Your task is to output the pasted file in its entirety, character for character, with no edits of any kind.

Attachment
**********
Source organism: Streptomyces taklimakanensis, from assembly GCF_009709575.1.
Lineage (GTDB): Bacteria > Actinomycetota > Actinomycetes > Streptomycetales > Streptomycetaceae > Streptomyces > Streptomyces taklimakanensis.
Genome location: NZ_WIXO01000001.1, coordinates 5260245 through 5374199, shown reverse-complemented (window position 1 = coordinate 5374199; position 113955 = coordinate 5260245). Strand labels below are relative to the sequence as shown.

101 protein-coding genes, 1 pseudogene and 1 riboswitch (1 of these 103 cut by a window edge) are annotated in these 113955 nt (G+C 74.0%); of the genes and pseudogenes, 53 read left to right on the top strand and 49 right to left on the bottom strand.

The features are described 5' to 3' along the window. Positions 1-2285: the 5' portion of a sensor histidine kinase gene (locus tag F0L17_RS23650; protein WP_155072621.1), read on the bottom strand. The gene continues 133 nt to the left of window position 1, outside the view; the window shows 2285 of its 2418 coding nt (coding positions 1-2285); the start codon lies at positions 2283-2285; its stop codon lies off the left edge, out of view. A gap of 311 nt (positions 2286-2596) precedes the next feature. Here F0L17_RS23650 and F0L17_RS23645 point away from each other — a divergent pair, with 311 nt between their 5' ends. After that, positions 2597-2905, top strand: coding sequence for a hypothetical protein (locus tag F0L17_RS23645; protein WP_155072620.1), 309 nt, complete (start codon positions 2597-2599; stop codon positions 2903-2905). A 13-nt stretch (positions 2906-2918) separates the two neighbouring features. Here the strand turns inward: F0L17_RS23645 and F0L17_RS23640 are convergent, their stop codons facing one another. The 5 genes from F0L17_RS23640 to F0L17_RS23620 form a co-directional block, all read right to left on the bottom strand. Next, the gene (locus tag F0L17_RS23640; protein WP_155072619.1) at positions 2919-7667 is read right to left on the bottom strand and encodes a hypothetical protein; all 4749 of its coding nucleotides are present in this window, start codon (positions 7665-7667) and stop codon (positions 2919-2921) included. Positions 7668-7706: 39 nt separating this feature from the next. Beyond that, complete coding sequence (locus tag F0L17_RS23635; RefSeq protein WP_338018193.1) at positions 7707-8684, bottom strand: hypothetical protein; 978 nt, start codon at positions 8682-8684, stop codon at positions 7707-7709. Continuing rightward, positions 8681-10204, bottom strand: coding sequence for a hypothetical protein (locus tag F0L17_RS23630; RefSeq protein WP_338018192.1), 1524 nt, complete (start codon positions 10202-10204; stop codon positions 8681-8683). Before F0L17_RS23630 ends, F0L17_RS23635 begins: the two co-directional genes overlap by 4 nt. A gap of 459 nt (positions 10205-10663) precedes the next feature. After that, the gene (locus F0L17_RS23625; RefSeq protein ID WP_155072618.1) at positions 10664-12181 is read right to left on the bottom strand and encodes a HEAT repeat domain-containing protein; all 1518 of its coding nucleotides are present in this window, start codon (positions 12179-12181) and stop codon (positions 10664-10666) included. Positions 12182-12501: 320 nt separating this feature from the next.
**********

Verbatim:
Source organism: Streptomyces taklimakanensis, from assembly GCF_009709575.1.
Lineage (GTDB): Bacteria > Actinomycetota > Actinomycetes > Streptomycetales > Streptomycetaceae > Streptomyces > Streptomyces taklimakanensis.
Genome location: NZ_WIXO01000001.1, coordinates 5260245 through 5374199, shown reverse-complemented (window position 1 = coordinate 5374199; position 113955 = coordinate 5260245). Strand labels below are relative to the sequence as shown.

101 protein-coding genes, 1 pseudogene and 1 riboswitch (1 of these 103 cut by a window edge) are annotated in these 113955 nt (G+C 74.0%); of the genes and pseudogenes, 53 read left to right on the top strand and 49 right to left on the bottom strand.

The features are described 5' to 3' along the window. Positions 1-2285: the 5' portion of a sensor histidine kinase gene (locus tag F0L17_RS23650; protein WP_155072621.1), read on the bottom strand. The gene continues 133 nt to the left of window position 1, outside the view; the window shows 2285 of its 2418 coding nt (coding positions 1-2285); the start codon lies at positions 2283-2285; its stop codon lies off the left edge, out of view. A gap of 311 nt (positions 2286-2596) precedes the next feature. Here F0L17_RS23650 and F0L17_RS23645 point away from each other — a divergent pair, with 311 nt between their 5' ends. After that, positions 2597-2905, top strand: coding sequence for a hypothetical protein (locus tag F0L17_RS23645; protein WP_155072620.1), 309 nt, complete (start codon positions 2597-2599; stop codon positions 2903-2905). A 13-nt stretch (positions 2906-2918) separates the two neighbouring features. Here the strand turns inward: F0L17_RS23645 and F0L17_RS23640 are convergent, their stop codons facing one another. The 5 genes from F0L17_RS23640 to F0L17_RS23620 form a co-directional block, all read right to left on the bottom strand. Next, the gene (locus tag F0L17_RS23640; protein WP_155072619.1) at positions 2919-7667 is read right to left on the bottom strand and encodes a hypothetical protein; all 4749 of its coding nucleotides are present in this window, start codon (positions 7665-7667) and stop codon (positions 2919-2921) included. Positions 7668-7706: 39 nt separating this feature from the next. Beyond that, complete coding sequence (locus tag F0L17_RS23635; RefSeq protein WP_338018193.1) at positions 7707-8684, bottom strand: hypothetical protein; 978 nt, start codon at positions 8682-8684, stop codon at positions 7707-7709. Continuing rightward, positions 8681-10204, bottom strand: coding sequence for a hypothetical protein (locus tag F0L17_RS23630; RefSeq protein WP_338018192.1), 1524 nt, complete (start codon positions 10202-10204; stop codon positions 8681-8683). Before F0L17_RS23630 ends, F0L17_RS23635 begins: the two co-directional genes overlap by 4 nt. A gap of 459 nt (positions 10205-10663) precedes the next feature. After that, the gene (locus F0L17_RS23625; RefSeq protein ID WP_155072618.1) at positions 10664-12181 is read right to left on the bottom strand and encodes a HEAT repeat domain-containing protein; all 1518 of its coding nucleotides are present in this window, start codon (positions 12179-12181) and stop codon (positions 10664-10666) included. Positions 12182-12501: 320 nt separating this feature from the next.